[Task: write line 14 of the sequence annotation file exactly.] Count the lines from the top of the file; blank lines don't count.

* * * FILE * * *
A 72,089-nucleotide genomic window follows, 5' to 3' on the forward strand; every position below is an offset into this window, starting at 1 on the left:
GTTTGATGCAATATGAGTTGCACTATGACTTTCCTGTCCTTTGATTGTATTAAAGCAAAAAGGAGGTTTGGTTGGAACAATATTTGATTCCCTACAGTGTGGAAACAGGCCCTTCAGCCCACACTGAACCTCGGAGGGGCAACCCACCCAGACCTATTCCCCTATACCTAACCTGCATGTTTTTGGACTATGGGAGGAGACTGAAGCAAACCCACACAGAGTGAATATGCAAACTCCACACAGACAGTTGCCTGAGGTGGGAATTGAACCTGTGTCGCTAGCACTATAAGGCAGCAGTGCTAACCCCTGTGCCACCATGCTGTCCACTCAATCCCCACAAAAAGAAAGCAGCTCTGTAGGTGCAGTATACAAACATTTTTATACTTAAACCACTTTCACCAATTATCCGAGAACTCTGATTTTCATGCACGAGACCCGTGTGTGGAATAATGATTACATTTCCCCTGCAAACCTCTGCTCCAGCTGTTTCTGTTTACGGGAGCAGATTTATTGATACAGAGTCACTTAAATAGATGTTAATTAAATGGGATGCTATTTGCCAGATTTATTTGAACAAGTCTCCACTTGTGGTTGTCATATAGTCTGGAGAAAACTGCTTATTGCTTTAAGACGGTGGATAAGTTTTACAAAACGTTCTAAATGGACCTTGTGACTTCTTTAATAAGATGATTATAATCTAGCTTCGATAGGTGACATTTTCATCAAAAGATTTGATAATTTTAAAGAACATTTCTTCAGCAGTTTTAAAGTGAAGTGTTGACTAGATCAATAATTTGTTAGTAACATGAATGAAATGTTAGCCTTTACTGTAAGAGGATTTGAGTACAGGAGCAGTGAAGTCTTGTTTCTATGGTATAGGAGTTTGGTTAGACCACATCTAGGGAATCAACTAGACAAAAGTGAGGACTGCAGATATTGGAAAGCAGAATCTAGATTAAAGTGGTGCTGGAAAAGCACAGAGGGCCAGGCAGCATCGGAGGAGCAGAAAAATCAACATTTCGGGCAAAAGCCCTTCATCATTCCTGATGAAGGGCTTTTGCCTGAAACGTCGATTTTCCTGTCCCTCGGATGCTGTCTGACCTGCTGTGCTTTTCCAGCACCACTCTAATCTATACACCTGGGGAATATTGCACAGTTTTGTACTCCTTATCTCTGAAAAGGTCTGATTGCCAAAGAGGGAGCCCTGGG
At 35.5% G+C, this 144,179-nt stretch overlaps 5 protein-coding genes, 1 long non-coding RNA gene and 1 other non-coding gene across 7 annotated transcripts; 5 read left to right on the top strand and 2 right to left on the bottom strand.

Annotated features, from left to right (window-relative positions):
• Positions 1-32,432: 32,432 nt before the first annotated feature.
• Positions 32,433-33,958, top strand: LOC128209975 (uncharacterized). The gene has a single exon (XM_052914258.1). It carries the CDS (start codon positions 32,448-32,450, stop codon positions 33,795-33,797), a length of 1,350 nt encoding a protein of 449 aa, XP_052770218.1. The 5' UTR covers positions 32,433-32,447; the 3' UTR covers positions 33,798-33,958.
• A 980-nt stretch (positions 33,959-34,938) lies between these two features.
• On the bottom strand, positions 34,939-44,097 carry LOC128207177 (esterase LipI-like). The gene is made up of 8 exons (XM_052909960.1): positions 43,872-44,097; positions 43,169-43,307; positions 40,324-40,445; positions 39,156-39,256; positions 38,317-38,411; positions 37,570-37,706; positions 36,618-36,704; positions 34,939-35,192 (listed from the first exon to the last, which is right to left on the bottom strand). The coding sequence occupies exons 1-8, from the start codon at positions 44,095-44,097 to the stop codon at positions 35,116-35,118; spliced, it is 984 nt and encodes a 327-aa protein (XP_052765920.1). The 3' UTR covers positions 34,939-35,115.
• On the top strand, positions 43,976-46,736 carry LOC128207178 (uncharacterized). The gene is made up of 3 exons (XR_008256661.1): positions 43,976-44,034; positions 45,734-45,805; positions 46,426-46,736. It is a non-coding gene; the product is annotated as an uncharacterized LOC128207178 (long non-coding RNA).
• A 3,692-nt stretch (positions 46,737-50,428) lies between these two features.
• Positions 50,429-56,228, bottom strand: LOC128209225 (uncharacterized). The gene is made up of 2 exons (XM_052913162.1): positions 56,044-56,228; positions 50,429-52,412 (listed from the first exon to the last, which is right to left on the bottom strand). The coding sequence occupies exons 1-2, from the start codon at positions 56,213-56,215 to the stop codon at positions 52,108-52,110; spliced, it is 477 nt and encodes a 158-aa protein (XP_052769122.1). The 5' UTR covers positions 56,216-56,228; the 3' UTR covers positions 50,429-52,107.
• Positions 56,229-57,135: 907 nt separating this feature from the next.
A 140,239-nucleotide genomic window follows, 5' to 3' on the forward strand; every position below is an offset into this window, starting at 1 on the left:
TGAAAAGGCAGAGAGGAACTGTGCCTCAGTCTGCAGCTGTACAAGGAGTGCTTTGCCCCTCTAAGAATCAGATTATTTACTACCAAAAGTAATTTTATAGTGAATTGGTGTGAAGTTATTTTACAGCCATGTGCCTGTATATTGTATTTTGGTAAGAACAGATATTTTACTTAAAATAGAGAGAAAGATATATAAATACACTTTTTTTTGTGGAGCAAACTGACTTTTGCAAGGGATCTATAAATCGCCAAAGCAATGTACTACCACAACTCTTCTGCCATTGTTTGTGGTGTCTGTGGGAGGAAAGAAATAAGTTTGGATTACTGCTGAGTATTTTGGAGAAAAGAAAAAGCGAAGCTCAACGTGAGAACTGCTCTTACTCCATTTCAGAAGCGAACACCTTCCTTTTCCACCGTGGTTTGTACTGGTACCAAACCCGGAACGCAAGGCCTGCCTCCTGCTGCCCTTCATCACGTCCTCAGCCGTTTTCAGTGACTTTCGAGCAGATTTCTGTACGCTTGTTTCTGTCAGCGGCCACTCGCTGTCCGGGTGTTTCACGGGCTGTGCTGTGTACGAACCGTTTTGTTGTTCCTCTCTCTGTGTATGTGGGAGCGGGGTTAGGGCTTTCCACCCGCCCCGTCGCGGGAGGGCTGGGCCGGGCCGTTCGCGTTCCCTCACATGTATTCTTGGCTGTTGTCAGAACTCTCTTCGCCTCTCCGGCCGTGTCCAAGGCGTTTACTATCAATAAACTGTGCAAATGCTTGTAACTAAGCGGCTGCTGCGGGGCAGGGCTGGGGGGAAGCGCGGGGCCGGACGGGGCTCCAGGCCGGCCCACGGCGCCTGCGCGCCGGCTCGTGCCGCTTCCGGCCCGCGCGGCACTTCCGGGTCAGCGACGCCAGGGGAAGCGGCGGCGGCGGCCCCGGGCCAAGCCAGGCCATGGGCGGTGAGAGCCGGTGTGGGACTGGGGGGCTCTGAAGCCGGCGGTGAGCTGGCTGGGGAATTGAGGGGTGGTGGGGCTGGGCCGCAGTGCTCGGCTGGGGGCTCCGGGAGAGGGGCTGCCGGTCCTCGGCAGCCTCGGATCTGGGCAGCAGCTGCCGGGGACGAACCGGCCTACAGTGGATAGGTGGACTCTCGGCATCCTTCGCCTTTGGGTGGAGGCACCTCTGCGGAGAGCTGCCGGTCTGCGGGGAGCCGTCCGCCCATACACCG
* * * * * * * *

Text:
TGAAAAGGCAGAGAGGAACTGTGCCTCAGTCTGCAGCTGTACAAGGAGTGCTTTGCCCCTCTAAGAATCAGATTATTTACTACCAAAAGTAATTTTATAGTGAATTGGTGTGAAGTTATTTTACAGCCATGTGCCTGTATATTGTATTTTGGTAAGAACAGATATTTTACTTAAAATAGAGAGAAAGATATATAAATACACTTTTTTTTGTGGAGCAAACTGACTTTTGCAAGGGATCTATAAATCGCCAAAGCAATGTACTACCACAACTCTTCTGCCATTGTTTGTGGTGTCTGTGGGAGGAAAGAAATAAGTTTGGATTACTGCTGAGTATTTTGGAGAAAAGAAAAAGCGAAGCTCAACGTGAGAACTGCTCTTACTCCATTTCAGAAGCGAACACCTTCCTTTTCCACCGTGGTTTGTACTGGTACCAAACCCGGAACGCAAGGCCTGCCTCCTGCTGCCCTTCATCACGTCCTCAGCCGTTTTCAGTGACTTTCGAGCAGATTTCTGTACGCTTGTTTCTGTCAGCGGCCACTCGCTGTCCGGGTGTTTCACGGGCTGTGCTGTGTACGAACCGTTTTGTTGTTCCTCTCTCTGTGTATGTGGGAGCGGGGTTAGGGCTTTCCACCCGCCCCGTCGCGGGAGGGCTGGGCCGGGCCGTTCGCGTTCCCTCACATGTATTCTTGGCTGTTGTCAGAACTCTCTTCGCCTCTCCGGCCGTGTCCAAGGCGTTTACTATCAATAAACTGTGCAAATGCTTGTAACTAAGCGGCTGCTGCGGGGCAGGGCTGGGGGGAAGCGCGGGGCCGGACGGGGCTCCAGGCCGGCCCACGGCGCCTGCGCGCCGGCTCGTGCCGCTTCCGGCCCGCGCGGCACTTCCGGGTCAGCGACGCCAGGGGAAGCGGCGGCGGCGGCCCCGGGCCAAGCCAGGCCATGGGCGGTGAGAGCCGGTGTGGGACTGGGGGGCTCTGAAGCCGGCGGTGAGCTGGCTGGGGAATTGAGGGGTGGTGGGGCTGGGCCGCAGTGCTCGGCTGGGGGCTCCGGGAGAGGGGCTGCCGGTCCTCGGCAGCCTCGGATCTGGGCAGCAGCTGCCGGGGACGAACCGGCCTACAGTGGATAGGTGGACTCTCGGCATCCTTCGCCTTTGGGTGGAGGCACCTCTGCGGAGAGCTGCCGGTCTGCGGGGAGCCGTCCGCCCATACACCG